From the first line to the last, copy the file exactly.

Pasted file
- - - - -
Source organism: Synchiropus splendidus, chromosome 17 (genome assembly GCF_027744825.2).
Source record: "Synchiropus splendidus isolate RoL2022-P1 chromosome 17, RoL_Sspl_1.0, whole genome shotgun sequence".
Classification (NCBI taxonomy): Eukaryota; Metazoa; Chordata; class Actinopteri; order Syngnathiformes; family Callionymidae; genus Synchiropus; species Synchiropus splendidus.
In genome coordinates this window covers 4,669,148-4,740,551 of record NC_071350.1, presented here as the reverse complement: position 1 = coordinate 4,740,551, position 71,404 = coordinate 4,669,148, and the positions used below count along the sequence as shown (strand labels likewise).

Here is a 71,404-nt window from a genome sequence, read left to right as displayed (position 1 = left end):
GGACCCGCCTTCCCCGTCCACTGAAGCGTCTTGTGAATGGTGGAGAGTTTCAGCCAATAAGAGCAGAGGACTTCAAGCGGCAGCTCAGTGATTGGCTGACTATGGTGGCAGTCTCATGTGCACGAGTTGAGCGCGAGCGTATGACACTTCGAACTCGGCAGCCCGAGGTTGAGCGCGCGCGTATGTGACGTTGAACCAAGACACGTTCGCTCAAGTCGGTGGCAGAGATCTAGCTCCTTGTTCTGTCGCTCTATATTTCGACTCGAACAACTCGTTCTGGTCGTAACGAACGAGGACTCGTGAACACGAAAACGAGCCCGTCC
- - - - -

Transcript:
Source organism: Synchiropus splendidus, chromosome 17 (genome assembly GCF_027744825.2).
Source record: "Synchiropus splendidus isolate RoL2022-P1 chromosome 17, RoL_Sspl_1.0, whole genome shotgun sequence".
Classification (NCBI taxonomy): Eukaryota; Metazoa; Chordata; class Actinopteri; order Syngnathiformes; family Callionymidae; genus Synchiropus; species Synchiropus splendidus.
In genome coordinates this window covers 4,669,148-4,740,551 of record NC_071350.1, presented here as the reverse complement: position 1 = coordinate 4,740,551, position 71,404 = coordinate 4,669,148, and the positions used below count along the sequence as shown (strand labels likewise).

Here is a 71,404-nt window from a genome sequence, read left to right as displayed (position 1 = left end):
GGACCCGCCTTCCCCGTCCACTGAAGCGTCTTGTGAATGGTGGAGAGTTTCAGCCAATAAGAGCAGAGGACTTCAAGCGGCAGCTCAGTGATTGGCTGACTATGGTGGCAGTCTCATGTGCACGAGTTGAGCGCGAGCGTATGACACTTCGAACTCGGCAGCCCGAGGTTGAGCGCGCGCGTATGTGACGTTGAACCAAGACACGTTCGCTCAAGTCGGTGGCAGAGATCTAGCTCCTTGTTCTGTCGCTCTATATTTCGACTCGAACAACTCGTTCTGGTCGTAACGAACGAGGACTCGTGAACACGAAAACGAGCCCGTCC